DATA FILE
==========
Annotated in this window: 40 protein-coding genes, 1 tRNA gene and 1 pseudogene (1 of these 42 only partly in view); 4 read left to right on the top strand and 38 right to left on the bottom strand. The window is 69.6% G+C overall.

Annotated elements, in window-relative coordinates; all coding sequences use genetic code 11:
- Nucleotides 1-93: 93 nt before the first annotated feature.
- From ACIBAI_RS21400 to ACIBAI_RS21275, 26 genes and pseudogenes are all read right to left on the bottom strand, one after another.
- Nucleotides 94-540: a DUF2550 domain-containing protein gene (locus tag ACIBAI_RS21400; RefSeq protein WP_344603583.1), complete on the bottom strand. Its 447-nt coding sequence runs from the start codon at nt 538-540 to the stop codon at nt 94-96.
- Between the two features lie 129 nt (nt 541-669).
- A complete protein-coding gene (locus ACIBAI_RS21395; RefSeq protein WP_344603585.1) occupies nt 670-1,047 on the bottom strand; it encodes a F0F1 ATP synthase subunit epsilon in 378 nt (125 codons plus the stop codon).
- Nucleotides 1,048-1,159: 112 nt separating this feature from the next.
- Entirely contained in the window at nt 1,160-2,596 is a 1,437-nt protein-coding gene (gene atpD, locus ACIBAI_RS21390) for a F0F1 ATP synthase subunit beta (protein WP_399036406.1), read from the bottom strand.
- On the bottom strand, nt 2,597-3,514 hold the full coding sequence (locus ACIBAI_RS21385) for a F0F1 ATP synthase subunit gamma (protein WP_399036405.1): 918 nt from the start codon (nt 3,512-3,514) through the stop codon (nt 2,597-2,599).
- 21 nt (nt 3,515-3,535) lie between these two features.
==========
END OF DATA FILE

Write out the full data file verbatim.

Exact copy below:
Annotated in this window: 40 protein-coding genes, 1 tRNA gene and 1 pseudogene (1 of these 42 only partly in view); 4 read left to right on the top strand and 38 right to left on the bottom strand. The window is 69.6% G+C overall.

Annotated elements, in window-relative coordinates; all coding sequences use genetic code 11:
- Nucleotides 1-93: 93 nt before the first annotated feature.
- From ACIBAI_RS21400 to ACIBAI_RS21275, 26 genes and pseudogenes are all read right to left on the bottom strand, one after another.
- Nucleotides 94-540: a DUF2550 domain-containing protein gene (locus tag ACIBAI_RS21400; RefSeq protein WP_344603583.1), complete on the bottom strand. Its 447-nt coding sequence runs from the start codon at nt 538-540 to the stop codon at nt 94-96.
- Between the two features lie 129 nt (nt 541-669).
- A complete protein-coding gene (locus ACIBAI_RS21395; RefSeq protein WP_344603585.1) occupies nt 670-1,047 on the bottom strand; it encodes a F0F1 ATP synthase subunit epsilon in 378 nt (125 codons plus the stop codon).
- Nucleotides 1,048-1,159: 112 nt separating this feature from the next.
- Entirely contained in the window at nt 1,160-2,596 is a 1,437-nt protein-coding gene (gene atpD, locus ACIBAI_RS21390) for a F0F1 ATP synthase subunit beta (protein WP_399036406.1), read from the bottom strand.
- On the bottom strand, nt 2,597-3,514 hold the full coding sequence (locus ACIBAI_RS21385) for a F0F1 ATP synthase subunit gamma (protein WP_399036405.1): 918 nt from the start codon (nt 3,512-3,514) through the stop codon (nt 2,597-2,599).
- 21 nt (nt 3,515-3,535) lie between these two features.